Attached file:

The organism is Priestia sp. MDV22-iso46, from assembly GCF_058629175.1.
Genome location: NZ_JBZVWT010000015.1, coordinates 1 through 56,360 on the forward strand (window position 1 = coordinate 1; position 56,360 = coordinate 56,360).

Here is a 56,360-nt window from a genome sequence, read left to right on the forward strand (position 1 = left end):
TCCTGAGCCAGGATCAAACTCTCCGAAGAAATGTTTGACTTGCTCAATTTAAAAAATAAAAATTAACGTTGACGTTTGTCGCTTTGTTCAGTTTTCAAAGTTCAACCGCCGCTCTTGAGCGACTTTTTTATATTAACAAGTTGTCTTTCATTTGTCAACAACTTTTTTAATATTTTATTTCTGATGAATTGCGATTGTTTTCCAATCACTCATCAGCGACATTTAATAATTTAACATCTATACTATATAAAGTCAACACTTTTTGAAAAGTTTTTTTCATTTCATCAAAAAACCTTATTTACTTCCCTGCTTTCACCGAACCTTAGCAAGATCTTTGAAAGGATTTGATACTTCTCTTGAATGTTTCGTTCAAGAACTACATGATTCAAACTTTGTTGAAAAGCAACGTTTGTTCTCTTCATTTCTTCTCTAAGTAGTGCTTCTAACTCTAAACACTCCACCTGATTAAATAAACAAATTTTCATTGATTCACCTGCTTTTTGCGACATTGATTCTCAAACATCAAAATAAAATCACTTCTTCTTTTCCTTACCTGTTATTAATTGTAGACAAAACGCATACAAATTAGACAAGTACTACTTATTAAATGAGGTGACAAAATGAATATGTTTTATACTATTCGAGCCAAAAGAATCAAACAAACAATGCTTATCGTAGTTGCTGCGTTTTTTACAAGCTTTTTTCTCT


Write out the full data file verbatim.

The organism is Priestia sp. MDV22-iso46, from assembly GCF_058629175.1.
Genome location: NZ_JBZVWT010000015.1, coordinates 1 through 56,360 on the forward strand (window position 1 = coordinate 1; position 56,360 = coordinate 56,360).

Here is a 56,360-nt window from a genome sequence, read left to right on the forward strand (position 1 = left end):
TCCTGAGCCAGGATCAAACTCTCCGAAGAAATGTTTGACTTGCTCAATTTAAAAAATAAAAATTAACGTTGACGTTTGTCGCTTTGTTCAGTTTTCAAAGTTCAACCGCCGCTCTTGAGCGACTTTTTTATATTAACAAGTTGTCTTTCATTTGTCAACAACTTTTTTAATATTTTATTTCTGATGAATTGCGATTGTTTTCCAATCACTCATCAGCGACATTTAATAATTTAACATCTATACTATATAAAGTCAACACTTTTTGAAAAGTTTTTTTCATTTCATCAAAAAACCTTATTTACTTCCCTGCTTTCACCGAACCTTAGCAAGATCTTTGAAAGGATTTGATACTTCTCTTGAATGTTTCGTTCAAGAACTACATGATTCAAACTTTGTTGAAAAGCAACGTTTGTTCTCTTCATTTCTTCTCTAAGTAGTGCTTCTAACTCTAAACACTCCACCTGATTAAATAAACAAATTTTCATTGATTCACCTGCTTTTTGCGACATTGATTCTCAAACATCAAAATAAAATCACTTCTTCTTTTCCTTACCTGTTATTAATTGTAGACAAAACGCATACAAATTAGACAAGTACTACTTATTAAATGAGGTGACAAAATGAATATGTTTTATACTATTCGAGCCAAAAGAATCAAACAAACAATGCTTATCGTAGTTGCTGCGTTTTTTACAAGCTTTTTTCTCT